So the much awaited Test series is going to be start from 17th of December in Adelaide. In 2018 Australia prodded and probed but could not find an answer to the summer’s big question: How on earth do you unsettle Cheteshwar Pujara, let alone get him out? The obdurate Indian star was the difference as the tourists claimed a historic 2-1 Test series win amassing 521 runs including three centuries and one half-century. By the end of the series Australia was waiving the white flag.
So before the start of the series we are having a story of an Australian star who is not between us but his heroics are still fresh in our heart’s. Yes….Its Dean Jones
It was the Chennai Test between India and Australia in 1986, Dean Jones was picked over his roommate, Mike Velleta, to bat at 3 for Australia. It was only the 3rd Test of Jones’ career and he desperately wanted to score a hundred.
Chennai has always been one of the hottest place to play cricket because of the humidity in the city. We have often seen players cramping in Chennai but this Test was a test even for the fittest.
Jones was unbeaten on 56 at stumps on Day 1. Out of nervousness, he did not drink any water till going into bat next day. There were no fitness regimes back then and no one was aware about the consequences of dehydration.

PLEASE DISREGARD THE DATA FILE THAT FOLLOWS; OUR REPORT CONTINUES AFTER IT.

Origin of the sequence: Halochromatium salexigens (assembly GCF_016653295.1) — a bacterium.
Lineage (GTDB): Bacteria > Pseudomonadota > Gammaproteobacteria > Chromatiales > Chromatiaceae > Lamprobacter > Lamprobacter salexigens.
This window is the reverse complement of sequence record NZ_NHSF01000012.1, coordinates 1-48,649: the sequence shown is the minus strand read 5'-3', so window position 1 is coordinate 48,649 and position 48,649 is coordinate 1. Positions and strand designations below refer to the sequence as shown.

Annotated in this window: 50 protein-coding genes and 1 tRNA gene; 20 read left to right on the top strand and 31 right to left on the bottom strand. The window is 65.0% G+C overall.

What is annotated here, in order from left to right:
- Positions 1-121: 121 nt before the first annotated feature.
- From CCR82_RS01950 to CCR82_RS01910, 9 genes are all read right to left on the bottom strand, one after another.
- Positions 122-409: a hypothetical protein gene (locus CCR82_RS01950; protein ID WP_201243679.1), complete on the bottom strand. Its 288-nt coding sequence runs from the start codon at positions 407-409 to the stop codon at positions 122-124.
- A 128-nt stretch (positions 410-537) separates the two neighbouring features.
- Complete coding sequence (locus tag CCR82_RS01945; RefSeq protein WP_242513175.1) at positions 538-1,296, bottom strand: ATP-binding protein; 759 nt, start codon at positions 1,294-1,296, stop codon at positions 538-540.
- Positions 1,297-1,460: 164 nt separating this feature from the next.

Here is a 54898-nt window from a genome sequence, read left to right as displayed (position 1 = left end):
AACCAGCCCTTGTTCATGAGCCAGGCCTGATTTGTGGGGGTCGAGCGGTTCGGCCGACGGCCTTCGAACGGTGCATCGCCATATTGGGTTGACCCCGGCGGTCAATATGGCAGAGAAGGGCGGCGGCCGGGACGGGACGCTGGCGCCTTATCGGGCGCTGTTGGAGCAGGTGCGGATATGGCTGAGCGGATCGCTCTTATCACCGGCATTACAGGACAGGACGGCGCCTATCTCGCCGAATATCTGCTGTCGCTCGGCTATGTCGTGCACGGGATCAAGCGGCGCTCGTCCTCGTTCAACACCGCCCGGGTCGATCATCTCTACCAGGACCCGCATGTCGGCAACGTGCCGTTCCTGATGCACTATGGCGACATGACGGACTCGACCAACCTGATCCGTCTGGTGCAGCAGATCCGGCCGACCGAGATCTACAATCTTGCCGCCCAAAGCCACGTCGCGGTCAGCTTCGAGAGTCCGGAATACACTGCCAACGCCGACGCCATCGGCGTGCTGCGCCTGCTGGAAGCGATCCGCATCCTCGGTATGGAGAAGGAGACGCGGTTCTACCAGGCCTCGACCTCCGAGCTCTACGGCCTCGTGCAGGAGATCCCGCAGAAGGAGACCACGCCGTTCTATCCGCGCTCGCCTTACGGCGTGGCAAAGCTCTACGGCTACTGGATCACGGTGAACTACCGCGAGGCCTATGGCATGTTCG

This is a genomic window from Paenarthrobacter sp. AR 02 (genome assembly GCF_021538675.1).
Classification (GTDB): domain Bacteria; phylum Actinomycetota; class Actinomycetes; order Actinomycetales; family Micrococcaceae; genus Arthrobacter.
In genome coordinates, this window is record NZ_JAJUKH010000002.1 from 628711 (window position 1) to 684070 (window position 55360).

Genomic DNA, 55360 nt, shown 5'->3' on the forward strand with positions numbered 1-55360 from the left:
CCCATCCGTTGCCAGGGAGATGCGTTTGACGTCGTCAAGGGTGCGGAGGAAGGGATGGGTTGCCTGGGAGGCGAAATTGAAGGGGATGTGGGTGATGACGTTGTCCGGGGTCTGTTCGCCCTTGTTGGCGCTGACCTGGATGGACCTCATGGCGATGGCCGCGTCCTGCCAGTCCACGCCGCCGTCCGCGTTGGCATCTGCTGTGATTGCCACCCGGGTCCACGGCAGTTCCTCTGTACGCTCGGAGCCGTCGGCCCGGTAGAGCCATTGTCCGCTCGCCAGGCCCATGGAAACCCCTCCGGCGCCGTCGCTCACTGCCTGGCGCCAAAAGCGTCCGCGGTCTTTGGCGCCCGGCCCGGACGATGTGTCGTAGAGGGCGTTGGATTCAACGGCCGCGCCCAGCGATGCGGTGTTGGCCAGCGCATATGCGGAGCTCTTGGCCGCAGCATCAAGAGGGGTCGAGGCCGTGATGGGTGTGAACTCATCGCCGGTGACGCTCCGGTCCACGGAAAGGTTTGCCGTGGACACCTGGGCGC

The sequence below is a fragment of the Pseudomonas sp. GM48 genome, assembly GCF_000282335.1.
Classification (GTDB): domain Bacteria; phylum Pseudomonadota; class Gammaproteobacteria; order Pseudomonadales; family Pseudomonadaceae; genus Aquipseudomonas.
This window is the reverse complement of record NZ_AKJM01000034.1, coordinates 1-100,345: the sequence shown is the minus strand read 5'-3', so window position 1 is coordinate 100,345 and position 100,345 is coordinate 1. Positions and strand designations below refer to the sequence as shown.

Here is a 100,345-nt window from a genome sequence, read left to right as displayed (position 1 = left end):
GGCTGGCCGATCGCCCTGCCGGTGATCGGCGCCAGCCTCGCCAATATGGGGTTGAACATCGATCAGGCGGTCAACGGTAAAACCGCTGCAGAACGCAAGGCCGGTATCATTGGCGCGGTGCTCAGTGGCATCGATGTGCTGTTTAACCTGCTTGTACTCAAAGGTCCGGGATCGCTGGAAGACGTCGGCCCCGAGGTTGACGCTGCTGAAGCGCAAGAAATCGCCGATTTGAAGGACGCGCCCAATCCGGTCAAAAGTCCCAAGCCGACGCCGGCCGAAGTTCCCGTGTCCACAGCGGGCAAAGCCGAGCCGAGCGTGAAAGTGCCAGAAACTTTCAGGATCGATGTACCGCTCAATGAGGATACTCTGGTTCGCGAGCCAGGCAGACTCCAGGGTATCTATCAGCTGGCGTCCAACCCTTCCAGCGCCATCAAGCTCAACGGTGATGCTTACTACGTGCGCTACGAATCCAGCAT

Slowly, Jones’ body stopped responding in Chennai’s heat. He vomited, even urinated in his pants as he lost control over his bladder. He couldn’t use his feet against the spinners because of cramps. Astonishingly, he still batted on keeping his focus on the ball and completed his maiden Test hundred that he dearly wanted.
He marched on to convert it into a double ton. As he describes, “I remember every shot in nearly every innings I played but I don’t remember a thing after 120 in that innings.” He lost eight kilos in that heat and it took him over nine months to regain his weight back.
Jones went to Tea at 202* and was forced out to continue by captain, Allan Border and coach, Bob Simpson. As soon as he got out for 210, he was taken to hospital and was put on saline drip.
He returned to the Test match later and was in the field. Jones somehow managed to bat during the second innings to score a 49-minute 24, inclusive of three boundaries. The Australians declared their second innings at 170 for 5, but not before setting the Indians a stiff total of 348 to get on the final day. Not many expected the Indians to go for the win, but Chandrakant Pandit and Ravi Shastri scored at more than run-a-ball after Sunil Gavaskar, Mohinder Amarnath and Mohammad Azharuddin laid a solid foundation. However, they were bowled out for 347, and thus the match concluded as the second tied Test in the history of cricket.
Jones was the protagonist in a historic Test where he fought all odds to record his maiden Test hundred – a memorable 210.
The world lost a fighter this September. RIP, Dean Jones.
By Paramdeep Rathee